Rice in California is the most affected crop in terms of weed pressure and resistance issues, though glyphosate resistance is not one of them. Multiple resistance issues in rice are very concerning to researchers and growers alike, he said. Hanson showed a slide with 14 different weeds within rice systems that are confirmed to be resistant to various modes of action.

HRW issues in rice have been around since the 1990’s, he said. Currently about 75 percent of California rice fields have some sort of HRW issue, according to Hanson.

The problem in rice is that it is a very herbicide-reliant system with only a few modes of action available, Hanson said. Moreover, rice is part of a monoculture system that is not rotated into other crops, which only aids the problem.

Hanson expects more HRW issues to pop up in the coming years as researchers identify new weed species that can survive multiple chemistries.

Stanley Culpepper, professor and extension agronomist with the University of Georgia, also sees confirmed cases of HRW on the rise, but non-confirmed cases seem to be equally troubling as research suggests more cases will be confirmed in the near future.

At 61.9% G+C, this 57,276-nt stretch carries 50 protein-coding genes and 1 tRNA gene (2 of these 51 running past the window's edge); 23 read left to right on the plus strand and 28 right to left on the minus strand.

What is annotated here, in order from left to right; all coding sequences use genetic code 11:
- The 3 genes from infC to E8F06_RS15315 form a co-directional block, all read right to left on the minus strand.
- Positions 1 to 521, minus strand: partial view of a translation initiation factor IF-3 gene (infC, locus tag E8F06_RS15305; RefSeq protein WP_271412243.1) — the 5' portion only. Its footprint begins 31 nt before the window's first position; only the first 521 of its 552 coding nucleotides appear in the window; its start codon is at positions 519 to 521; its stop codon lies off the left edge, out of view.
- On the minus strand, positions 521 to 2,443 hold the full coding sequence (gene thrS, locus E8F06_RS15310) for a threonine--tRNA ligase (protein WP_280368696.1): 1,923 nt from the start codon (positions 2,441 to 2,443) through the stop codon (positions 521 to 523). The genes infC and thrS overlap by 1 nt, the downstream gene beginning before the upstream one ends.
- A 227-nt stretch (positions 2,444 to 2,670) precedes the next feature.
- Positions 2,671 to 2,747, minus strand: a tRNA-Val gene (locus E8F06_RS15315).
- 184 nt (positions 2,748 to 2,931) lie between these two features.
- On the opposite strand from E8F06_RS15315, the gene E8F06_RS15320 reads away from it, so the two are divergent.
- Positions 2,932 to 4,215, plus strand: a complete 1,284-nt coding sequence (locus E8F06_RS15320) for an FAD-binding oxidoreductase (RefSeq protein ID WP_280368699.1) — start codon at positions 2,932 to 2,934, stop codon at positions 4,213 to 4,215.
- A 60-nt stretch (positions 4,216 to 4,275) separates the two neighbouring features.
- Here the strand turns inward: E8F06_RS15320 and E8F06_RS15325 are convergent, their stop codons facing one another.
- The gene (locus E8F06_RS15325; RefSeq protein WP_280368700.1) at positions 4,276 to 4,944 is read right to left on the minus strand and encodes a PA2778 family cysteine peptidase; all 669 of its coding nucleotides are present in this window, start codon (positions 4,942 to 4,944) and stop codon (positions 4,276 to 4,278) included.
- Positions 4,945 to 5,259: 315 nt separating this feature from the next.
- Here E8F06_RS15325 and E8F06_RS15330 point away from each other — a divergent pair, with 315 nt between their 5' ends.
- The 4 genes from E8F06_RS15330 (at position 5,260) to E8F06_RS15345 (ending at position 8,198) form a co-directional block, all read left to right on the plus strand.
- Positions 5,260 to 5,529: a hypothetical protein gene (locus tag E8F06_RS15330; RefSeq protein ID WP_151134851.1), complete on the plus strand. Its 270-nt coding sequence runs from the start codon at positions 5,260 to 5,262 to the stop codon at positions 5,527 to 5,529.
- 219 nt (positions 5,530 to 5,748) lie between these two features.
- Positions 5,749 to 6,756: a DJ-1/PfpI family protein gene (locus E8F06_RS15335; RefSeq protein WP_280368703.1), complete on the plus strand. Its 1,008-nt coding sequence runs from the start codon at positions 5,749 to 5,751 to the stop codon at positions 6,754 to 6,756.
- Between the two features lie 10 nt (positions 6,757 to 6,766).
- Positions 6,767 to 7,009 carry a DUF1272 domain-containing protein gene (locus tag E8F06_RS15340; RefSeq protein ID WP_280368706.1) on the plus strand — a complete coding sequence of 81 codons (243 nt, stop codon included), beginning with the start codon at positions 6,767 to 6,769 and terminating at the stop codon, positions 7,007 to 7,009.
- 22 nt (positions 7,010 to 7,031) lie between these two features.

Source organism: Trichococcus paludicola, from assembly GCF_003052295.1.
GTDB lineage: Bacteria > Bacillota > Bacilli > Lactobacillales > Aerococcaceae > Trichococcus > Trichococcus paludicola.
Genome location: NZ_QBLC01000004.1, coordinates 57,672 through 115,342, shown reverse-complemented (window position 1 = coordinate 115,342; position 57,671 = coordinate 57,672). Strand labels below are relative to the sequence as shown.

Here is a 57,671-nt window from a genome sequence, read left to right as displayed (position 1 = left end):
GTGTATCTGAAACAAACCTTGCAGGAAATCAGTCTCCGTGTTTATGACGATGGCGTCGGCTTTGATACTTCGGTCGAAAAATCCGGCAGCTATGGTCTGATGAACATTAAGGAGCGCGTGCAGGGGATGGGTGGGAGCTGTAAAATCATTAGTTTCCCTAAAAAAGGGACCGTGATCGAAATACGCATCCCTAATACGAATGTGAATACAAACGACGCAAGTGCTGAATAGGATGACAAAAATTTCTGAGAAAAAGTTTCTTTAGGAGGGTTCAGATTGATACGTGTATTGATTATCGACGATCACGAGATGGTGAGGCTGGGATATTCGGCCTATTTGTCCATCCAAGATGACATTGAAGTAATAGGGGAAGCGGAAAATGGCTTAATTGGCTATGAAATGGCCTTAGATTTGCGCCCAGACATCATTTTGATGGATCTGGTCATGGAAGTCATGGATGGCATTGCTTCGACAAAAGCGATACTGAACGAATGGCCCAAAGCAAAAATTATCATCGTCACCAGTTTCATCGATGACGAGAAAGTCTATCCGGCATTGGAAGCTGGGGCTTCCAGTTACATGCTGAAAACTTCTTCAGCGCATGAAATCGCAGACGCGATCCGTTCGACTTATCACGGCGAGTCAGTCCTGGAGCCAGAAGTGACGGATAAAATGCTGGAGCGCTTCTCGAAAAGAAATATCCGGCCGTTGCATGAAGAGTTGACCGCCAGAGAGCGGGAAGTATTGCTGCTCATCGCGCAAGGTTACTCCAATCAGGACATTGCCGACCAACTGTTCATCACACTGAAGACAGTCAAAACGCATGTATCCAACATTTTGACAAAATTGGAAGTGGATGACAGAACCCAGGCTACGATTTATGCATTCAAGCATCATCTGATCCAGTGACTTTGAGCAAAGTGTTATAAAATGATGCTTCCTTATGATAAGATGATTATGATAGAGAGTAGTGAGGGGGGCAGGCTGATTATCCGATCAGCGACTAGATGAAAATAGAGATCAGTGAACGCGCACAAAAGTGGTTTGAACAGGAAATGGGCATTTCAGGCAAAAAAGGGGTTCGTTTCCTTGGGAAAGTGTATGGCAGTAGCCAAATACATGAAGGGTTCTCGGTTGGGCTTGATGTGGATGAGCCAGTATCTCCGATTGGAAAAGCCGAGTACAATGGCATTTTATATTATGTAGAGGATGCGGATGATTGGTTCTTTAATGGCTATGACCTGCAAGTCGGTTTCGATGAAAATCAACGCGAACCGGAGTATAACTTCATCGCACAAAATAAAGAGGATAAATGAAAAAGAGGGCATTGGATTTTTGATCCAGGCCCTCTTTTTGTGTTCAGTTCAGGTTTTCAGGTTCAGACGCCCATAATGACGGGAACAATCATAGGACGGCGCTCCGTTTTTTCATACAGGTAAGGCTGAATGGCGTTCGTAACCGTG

“The dominant resistant weed in the Southeast is Palmer amaranth,” Culpepper told the CWSS audience. “It is very drought resistant and will grow two-to-three inches a day.”

Culpepper said growers in his region seem to be making headway in attacking the problem, but not without cost.

“They’re still getting the production, but it’s more costly to get that production,” Culpepper said.

In one example, Culpepper said a grower in the Southeast was forced to hand weed his fields in order to remove the weeds and control the seed bank these weeds create when they go to seed. Photos showed workers stacking weeds on large flatbed trailers to be hauled out of the field.